Being There for the Pups and the People

Many years ago I read a passage in a book that changed the way I viewed life. It was about washing dishes, of all things. Be in the moment — enjoy the moment — the passage read. If, when you are doing the dishes, you are thinking about what went wrong earlier in the day or what you have to do next or look forward to next, you are missing out on your life now. So when you wash your dishes, take a breath, enjoy that time, and be at peace. As much as possible, I embraced that mentality.

But I lost the ability to do so when I discovered that my dog had separation anxiety, and I didn’t get it back until she was better.

There was this running current of tension flowing through me at almost all times while Emma was scared. Back in the early days: Will Emma pee on the couch again after I leave? Will she chew the doorframe? Will she bark and howl all day? And the guilt! Emma is so terrified! How can I leave her like that? And, if I’m being honest, even here and there nowadays, when Emma is perfectly fine being left home alone for hours: I’d better check the video to make sure she hasn’t suffered a regression!

As is pretty uniformly the case with separation anxiety, it’s not just the dogs who need training and support — it’s the people too.

Separation anxiety can really be brutal to the people who love these dogs and share their homes with them, and so a major part of our job as certified separation anxiety trainers is to be there to listen to our clients, to help them through the rough patches, and to offer them a virtual hug when they need it.

Just today (as I write this), when Emma didn’t even follow me down to the door when I left home — she knew I was leaving, and didn’t care! — there was actually a piece of me that wondered if Emma had died. How could she not possibly follow me to the door? Maybe she had a stroke or a heart attack, and I didn’t know it! Of course, she did not die, and moreover, she was completely relaxed when I came back home two hours later.

With each experience like this one, I become more resilient, and because of these personal experiences, I’m able to help my clients cope with their own battles against separation anxiety. And I’m not alone in doing this. There are now more than 50 certified separation anxiety trainers worldwide — many of whom have also helped their own dogs overcome this condition.

Through a private Facebook group we’re able to help each other out to find solutions for tough cases, share success stories, and give each other a virtual hug when we need one too.

To borrow an overused phrase that resonates too perfectly to stop using it: It takes a village to care for and train a pup with separation anxiety. Beyond the family, friends, pet sitters, dog walkers, and doggie daycare facilities helping to keep the pups company during the training so that they are never left alone for more time than they can handle, we trainers are there for the guardians. We answer their texts, their calls, and their emails as quickly as possible to let them know that they are not alone on this journey. We guide them through the blips and regressions and reassure them that ups and downs are a normal — and expected — part of the process. And, we celebrate the victories like the first time they can go for a coffee while their dog rests comfortably at home all alone.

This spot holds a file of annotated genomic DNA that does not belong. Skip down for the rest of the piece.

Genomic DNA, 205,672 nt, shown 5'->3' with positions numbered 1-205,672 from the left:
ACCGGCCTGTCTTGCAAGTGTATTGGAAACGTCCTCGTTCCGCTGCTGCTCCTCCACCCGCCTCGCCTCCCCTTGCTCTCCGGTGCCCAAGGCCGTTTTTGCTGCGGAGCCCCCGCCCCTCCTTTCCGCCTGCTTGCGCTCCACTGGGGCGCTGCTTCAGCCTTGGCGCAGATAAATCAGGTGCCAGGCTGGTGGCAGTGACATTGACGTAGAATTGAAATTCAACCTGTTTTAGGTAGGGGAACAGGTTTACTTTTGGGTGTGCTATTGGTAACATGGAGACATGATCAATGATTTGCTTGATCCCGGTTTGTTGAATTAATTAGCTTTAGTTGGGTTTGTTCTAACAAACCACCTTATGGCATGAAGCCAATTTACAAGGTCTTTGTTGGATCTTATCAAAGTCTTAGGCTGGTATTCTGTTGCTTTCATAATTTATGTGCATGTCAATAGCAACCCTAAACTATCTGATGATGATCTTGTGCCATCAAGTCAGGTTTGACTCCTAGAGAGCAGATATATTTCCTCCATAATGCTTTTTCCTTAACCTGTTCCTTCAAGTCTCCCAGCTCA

Interestingly, now that I am on the other side of Emma’s separation anxiety, I realize that I have been living that dish-washing message even more than I did before this ordeal. The freedom to go to the pharmacy, visit a doctor, get a manicure, do anything and everything away from home without having to schedule a pet sitter is intoxicating. I got my life back, but it’s a little more special this time around.

I helped a sweet, beautiful, terrified little beagle learn to feel safe and relaxed, and in return, doing something as simple as putting gas in my car feels incredibly fulfilling. Without having to look at the video feed to see how Emma is doing at home, I know she is no longer scared. So, I can turn off my engine, take a deep breath, and enjoy the fact that while I fuel my car, there is peace at home.

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Malena Demartini

About Malena DeMartini

Malena DeMartini is the author of Treating Separation Anxiety in Dogs (Dogwise Publishing) and the founder of the Separation Anxiety Certification Program. Her upcoming lectures and conferences can be found on her website at

About Malena

Malena Demartini
Malena DeMartini is the author of Treating Separation Anxiety in Dogs (Dogwise Publishing) and the founder of
the Separation Anxiety Certification Program. Read More…

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